OH! MIGHTY CECIL! " Plastic Swords"

OH MIGHTY CECIL ADAMS! Celestial Font Of Wisdom, and part-time yo-yo demonstrator! Hail to thee.

I have a question which surely cannot be solved by the [del]schmucks[/del] faithful followers of Yours that hang out on the SDMB.

Plastic swords.

You know, the tiny little ones, used to spear cherries & olives in mixed drinks.

Where the heck do they come from?

When were they first made?

Why swords?

Was there a time that olives had to be slain in battle, before a Martini could be mixed?

And, what about Naomi?:smiley:

I have the feeling that BD’CoT had a whole row of little swords on the bartop before writing that post… :smiley:

ETA: But it’s a GOOD question.

I am as jober as a studge.

:smiley:
:stuck_out_tongue:

Maybe the mini swords are representative of real swords that were used as skewers? For cooking slabs of meat over fire, back in the day.

Definitely the the topic must have deranged OP, who by the appeal to Cecil at first I thought was a noob. What, the TM’s not good enough for you?

I very well might be wrong, but I think mainstream Orthodox religious folk initially were repelled by Chasidism for, among other things, explicitly and dangerously violating the dogma of “Don’t force the Messiah.”

They might have been on to something there for us to consider in the SD…
ETA: Who’s Naomi?

Using the term “swizzle stick” in a search will perhaps lead to an answer.

They’re really for:

Very small dragons.

Olive skewering is for after they’re used.

Maybe Ruth’s mother-in-law ? From one of the most boring books of an exceptionally boring book.

I had a BIL (now ex-BIL) who is a jeweler that cast a bunch of these out of sterling silver. I thought they were cool, but I am not a martini drinker, so I didn’t get any. Now, because of the ex-part, I doubt I’ll see him again.

There was once a wondrous children’s educational program, back in the misty days of yore, called The Electric Company. For the first few seasons, the closing sketch of each show was Love of Chair, which parodied the old radio soap operas’ tradition of ending with a short monologue by the announcer, of the possible things that might happen next in the story. Something like “Will the boy ever get over his chair? Will the chair ever get over the boy?” and the last question was always “And what about Naomi?”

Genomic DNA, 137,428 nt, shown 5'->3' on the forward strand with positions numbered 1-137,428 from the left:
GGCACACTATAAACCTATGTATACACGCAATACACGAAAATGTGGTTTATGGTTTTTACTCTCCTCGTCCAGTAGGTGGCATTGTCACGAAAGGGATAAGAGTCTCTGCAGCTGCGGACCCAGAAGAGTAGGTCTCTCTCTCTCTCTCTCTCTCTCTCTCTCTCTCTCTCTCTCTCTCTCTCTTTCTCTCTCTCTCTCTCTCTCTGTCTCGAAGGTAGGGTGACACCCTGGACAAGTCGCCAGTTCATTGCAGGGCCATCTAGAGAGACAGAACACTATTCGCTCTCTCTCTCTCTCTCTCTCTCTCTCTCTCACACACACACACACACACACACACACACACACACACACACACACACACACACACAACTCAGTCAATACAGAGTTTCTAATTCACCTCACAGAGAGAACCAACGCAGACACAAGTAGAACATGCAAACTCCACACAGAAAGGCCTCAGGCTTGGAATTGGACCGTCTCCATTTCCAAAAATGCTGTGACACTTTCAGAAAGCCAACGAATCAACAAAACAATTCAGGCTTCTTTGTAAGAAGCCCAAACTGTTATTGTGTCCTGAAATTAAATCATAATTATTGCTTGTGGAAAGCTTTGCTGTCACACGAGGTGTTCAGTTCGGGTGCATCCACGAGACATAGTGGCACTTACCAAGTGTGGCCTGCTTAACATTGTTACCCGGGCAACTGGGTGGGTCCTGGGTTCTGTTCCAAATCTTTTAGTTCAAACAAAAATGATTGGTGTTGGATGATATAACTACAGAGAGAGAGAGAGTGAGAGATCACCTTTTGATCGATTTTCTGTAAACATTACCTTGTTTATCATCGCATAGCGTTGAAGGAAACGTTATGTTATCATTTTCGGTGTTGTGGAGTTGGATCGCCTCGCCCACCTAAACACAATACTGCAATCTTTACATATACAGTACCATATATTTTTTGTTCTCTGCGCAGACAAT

Love of Chair

I totally get you.

Today, they come from Beistle Co as well as other fine companies and are presumably manufactured in China like everything else.

Higher class cocktail picks are available here: http://www.polyvore.com/snowflake_cocktail_picks/thing?id=26517592 ::turns up nose::

Cocktail picks are a variety of cocktail garnish: http://www.cocktailsoftheworld.com/garnishing-cocktails.html

The first bartender’s guide to cocktails was published in 1862. That’s one lead. https://en.wikipedia.org/wiki/Cocktail

Excerpt: 3. Fancy drinks are usually ornamented with such fruits as are in season. When a beverage requires to be strained into a glass, the fruit is added after straining; but when this is not the case, the fruit is introduced into the glass at once. Fruit, of course, must not be handled, but picked up with a silver spoon or fork. As to when they were first made, I’d first figure out what plastic they are made of. When was cheap brittle plastic introduced?

Wikipedia can sometimes be used to look things up.

http://en.wikipedia.org/wiki/Swizzle_stick

people would make bar bets which sometimes turned into minibar fights. the little spears proved ineffective. the swords were developed for better close range use.

Professor Swizzle, in the Library, with the Plastic Sword

The problem with Googling everything is that Google lacks the style and humor of discussion found on the boards. Besides, once we can Google everything, what are we to do at work without the boards?

I believe that wikipedia is wrong in this instance. A swizzle stick is only for stirring. In the case of cocktails, it is usually a straight plastic stick with a small knob on one end.

What the OP refers to is more correctly called, as Measure for Measure has already shown us, a cocktail pick.

Who can resolve this? Any professional bartenders listening?

These links may be of some interest:

http://cocktails.wikia.com/wiki/Cocktail_Sword (Apparently they are fashioned to look like a rapier from the 1600s.)

http://www.worthpoint.com/worthopedia/1960s-vintage-cocktail-sword-picks-246503943 (They also have been around since at least the 1960s at least as metal utensils.)

http://www.shutterstock.com/pic-39648778/stock-photo-a-cocktail-sword-stuck-into-a-stone.html (And they also appear to hold magical powers.)

Which is why I stir my drink with a little plastic gun.

I think there may be a rule that the swords are only for cocktail onions and olives. For cherries and pineapple, you get the umbrella.